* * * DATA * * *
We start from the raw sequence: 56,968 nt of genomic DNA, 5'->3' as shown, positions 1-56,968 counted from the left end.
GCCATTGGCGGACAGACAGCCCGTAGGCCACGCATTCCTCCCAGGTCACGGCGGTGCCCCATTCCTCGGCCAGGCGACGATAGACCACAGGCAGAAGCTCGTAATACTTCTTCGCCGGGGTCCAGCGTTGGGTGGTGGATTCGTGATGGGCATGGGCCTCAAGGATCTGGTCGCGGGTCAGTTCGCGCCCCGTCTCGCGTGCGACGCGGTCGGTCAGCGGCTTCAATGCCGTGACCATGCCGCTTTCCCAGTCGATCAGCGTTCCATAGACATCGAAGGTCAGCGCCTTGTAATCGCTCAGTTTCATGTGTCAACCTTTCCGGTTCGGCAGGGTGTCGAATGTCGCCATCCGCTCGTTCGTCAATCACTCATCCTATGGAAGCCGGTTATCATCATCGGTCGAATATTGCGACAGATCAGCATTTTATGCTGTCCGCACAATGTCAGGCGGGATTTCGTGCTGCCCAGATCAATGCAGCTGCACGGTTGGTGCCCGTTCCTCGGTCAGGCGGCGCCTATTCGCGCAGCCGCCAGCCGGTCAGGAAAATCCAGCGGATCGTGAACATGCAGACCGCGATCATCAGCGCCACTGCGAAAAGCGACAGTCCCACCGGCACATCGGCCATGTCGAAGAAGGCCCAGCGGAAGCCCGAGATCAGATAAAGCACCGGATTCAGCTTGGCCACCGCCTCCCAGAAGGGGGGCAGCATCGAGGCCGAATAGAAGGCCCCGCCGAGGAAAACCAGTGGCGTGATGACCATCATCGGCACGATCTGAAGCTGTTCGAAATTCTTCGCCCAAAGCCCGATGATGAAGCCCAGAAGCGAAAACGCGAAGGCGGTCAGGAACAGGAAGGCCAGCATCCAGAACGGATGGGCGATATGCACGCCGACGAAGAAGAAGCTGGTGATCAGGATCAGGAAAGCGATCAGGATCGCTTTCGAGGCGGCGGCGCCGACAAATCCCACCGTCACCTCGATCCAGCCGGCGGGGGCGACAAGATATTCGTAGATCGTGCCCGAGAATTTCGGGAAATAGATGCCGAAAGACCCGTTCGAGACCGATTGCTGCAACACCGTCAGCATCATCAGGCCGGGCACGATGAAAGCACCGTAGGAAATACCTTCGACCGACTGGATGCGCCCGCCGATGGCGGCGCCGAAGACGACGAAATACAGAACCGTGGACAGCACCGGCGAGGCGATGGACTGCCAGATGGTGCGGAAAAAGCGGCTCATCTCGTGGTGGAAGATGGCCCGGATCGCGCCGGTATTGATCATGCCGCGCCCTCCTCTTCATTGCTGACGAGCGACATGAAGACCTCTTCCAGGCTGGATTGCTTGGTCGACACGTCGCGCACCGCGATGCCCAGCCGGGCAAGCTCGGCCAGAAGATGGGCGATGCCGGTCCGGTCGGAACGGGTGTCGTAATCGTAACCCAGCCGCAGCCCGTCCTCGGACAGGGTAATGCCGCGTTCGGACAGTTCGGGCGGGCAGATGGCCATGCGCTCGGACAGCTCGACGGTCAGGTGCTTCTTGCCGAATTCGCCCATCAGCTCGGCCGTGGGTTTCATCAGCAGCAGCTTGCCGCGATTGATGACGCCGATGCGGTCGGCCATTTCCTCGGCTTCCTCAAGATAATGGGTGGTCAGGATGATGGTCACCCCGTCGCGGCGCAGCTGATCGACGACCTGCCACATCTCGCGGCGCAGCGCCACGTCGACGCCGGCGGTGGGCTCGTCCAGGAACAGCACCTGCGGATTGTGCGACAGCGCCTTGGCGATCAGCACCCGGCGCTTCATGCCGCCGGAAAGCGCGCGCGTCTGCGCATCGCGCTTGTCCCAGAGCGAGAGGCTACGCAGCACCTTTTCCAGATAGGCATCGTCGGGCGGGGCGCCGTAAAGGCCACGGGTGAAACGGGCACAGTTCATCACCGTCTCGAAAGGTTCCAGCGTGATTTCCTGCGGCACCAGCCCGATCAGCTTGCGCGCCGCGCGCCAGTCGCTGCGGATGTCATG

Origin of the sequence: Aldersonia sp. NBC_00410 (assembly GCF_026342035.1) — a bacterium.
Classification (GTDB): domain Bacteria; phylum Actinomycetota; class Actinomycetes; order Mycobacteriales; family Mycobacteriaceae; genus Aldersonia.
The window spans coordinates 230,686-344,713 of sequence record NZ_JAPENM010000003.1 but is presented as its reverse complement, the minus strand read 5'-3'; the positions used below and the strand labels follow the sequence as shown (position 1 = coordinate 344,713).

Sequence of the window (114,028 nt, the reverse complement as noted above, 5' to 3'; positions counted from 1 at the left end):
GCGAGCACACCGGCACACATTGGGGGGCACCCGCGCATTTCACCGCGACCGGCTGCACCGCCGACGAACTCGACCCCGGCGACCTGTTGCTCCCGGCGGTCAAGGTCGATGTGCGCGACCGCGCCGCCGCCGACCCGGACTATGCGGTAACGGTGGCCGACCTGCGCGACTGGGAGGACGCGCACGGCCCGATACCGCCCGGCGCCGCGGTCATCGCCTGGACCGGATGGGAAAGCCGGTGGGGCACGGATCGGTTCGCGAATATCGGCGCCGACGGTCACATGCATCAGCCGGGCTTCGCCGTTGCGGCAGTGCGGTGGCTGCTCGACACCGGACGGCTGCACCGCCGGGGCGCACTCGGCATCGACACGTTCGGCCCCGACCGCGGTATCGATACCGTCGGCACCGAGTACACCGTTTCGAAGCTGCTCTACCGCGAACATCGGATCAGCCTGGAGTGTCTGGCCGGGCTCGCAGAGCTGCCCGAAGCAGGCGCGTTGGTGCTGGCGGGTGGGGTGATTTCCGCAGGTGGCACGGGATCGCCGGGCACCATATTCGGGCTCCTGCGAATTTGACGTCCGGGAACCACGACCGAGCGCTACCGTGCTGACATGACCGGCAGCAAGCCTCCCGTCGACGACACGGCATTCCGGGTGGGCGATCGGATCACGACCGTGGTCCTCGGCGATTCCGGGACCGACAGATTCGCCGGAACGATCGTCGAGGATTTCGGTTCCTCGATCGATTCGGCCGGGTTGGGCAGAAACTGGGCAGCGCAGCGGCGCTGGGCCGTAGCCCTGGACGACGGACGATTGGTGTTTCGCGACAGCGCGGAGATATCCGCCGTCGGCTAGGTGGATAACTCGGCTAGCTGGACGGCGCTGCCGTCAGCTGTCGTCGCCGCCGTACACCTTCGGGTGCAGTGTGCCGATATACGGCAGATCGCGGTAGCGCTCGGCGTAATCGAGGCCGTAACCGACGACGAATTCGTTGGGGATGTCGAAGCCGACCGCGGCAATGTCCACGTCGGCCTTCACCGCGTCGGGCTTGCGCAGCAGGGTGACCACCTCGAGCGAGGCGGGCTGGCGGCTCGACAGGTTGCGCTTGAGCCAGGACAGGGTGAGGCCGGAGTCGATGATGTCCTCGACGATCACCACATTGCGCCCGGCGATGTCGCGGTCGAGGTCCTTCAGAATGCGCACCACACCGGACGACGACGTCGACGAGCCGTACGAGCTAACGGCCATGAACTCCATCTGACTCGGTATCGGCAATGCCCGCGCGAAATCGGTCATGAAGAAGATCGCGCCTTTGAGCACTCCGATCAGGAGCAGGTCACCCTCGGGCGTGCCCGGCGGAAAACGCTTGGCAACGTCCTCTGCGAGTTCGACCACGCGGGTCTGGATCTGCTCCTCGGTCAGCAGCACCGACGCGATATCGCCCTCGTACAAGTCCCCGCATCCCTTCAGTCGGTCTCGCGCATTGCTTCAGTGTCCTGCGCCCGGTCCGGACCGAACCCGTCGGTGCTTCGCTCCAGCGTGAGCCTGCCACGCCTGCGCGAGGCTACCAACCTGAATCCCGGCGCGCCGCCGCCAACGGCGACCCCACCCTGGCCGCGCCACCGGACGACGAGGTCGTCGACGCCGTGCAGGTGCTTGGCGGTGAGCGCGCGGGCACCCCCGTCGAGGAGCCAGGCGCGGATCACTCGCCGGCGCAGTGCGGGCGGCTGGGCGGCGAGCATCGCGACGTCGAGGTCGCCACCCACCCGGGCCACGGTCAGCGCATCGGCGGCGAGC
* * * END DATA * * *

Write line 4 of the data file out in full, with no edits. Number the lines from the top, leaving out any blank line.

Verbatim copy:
Classification (GTDB): domain Bacteria; phylum Actinomycetota; class Actinomycetes; order Mycobacteriales; family Mycobacteriaceae; genus Aldersonia.